Dial M for Murdoch by Tom Watson
News Corporation and the Corruption of Britain

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Many twists in the plot are still to come. This book covers just the first, enthralling instalment. The sequels could be even more dramatic.
-Guardian

Synopsis

Dial M for Murdoch uncovers the inner workings of one of the most powerful companies in the world: how it came to exert a poisonous, secretive influence on public life in Britain, how it used its huge power to bully, intimidate and cover up, and how its exposure has changed the way we look at our politicians, our police service and our press.

Rupert Murdoch’s newspapers had been hacking phones and casually destroying people’s lives for years, but it was only after a trivial report about Prince William’s knee in 2005 that detectives stumbled on a criminal conspiracy. A five-year cover-up then concealed and muddied the truth. Dial M for Murdoch gives the first connected account of the extraordinary lengths to which the Murdochs’ News Corporation went to “put the problem in a box” (in James Murdoch’s words), how its efforts to maintain and extend its power were aided by its political and police friends, and how it was finally exposed.

The book details the smears and threats against politicians, journalists and lawyers. It reveals the existence of brave insiders who pointed those pursuing the investigation towards pieces of secret information that cracked open the case.

By contrast, many of the main players in the book are unsavory, but by the end of it you have a clear idea of what they did. Seeing the story whole, as it is presented here for the first time, allows the character of the organisation which it portrays to emerge unmistakably. You will hardly believe it.
 

About Tom Watson

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Tom Watson lives in Chicago, IL, with his wife, daughter, and son. He also has a dog, as you could probably guess-a Labrador-Newfoundland mix. Tom wanted to name the dog Put Your Shirt On (please don't ask why), but he was outvoted by his family. The dog's name is Shadow.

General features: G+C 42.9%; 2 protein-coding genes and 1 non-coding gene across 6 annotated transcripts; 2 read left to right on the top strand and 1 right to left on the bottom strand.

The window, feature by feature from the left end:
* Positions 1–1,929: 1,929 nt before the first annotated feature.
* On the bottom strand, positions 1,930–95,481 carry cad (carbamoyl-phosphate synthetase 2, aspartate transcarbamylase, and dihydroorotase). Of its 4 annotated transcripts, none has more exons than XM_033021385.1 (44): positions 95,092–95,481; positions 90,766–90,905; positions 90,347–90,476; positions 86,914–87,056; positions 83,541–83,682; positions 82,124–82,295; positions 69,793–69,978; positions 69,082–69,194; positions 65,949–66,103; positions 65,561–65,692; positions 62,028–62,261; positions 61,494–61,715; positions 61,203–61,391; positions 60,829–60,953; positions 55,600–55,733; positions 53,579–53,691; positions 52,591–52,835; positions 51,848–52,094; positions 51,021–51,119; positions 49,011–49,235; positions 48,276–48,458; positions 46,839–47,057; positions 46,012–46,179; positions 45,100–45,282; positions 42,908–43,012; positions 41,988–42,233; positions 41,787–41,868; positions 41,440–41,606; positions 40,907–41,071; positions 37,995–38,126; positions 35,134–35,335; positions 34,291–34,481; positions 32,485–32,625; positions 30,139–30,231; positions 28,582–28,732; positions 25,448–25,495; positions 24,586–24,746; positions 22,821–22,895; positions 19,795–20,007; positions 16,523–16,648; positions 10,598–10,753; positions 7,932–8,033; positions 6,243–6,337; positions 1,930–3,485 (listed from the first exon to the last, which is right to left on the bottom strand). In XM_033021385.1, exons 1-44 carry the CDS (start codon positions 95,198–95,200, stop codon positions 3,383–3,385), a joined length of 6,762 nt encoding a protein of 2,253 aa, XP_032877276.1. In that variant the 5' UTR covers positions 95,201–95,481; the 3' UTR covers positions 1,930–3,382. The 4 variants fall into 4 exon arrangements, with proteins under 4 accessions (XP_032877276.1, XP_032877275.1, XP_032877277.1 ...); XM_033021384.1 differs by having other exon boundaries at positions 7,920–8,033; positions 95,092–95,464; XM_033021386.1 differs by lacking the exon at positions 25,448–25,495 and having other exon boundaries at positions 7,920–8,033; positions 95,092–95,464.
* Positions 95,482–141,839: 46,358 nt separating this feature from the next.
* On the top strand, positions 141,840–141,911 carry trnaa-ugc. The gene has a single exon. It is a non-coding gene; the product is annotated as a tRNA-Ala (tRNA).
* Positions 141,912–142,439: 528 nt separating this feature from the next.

Published April 24, 2012 by Blue Rider Press. 333 pages
Genres: Biographies & Memoirs, Business & Economics, Political & Social Sciences, History, Arts & Photography, Humor & Entertainment. Non-fiction
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Critic reviews for Dial M for Murdoch
All: 4 | Positive: 3 | Negative: 1

Guardian

Good
Reviewed by Nicholas Lezard on Dec 11 2012

You may think that you have heard enough about this whole business...but really, it is important. It is the one book you need to read on the subject. And it is still a live issue,

Read Full Review of Dial M for Murdoch: News Corp... | See more reviews from Guardian

Guardian

Above average
Reviewed by John Kampfner on May 05 2012

Watson and Hickman chart in detail the political and commercial calculations that underpinned editorial decisions at NI.

Read Full Review of Dial M for Murdoch: News Corp... | See more reviews from Guardian

Guardian

Above average
Reviewed by Peter Wilby on Apr 25 2012

Many twists in the plot are still to come. This book covers just the first, enthralling instalment. The sequels could be even more dramatic.

Read Full Review of Dial M for Murdoch: News Corp... | See more reviews from Guardian

Guardian

Above average
Reviewed by Dan Sabbagh on Apr 19 2012

Dial M for Murdoch has few new revelations within its pages.

Read Full Review of Dial M for Murdoch: News Corp... | See more reviews from Guardian

Reader Rating for Dial M for Murdoch
76%

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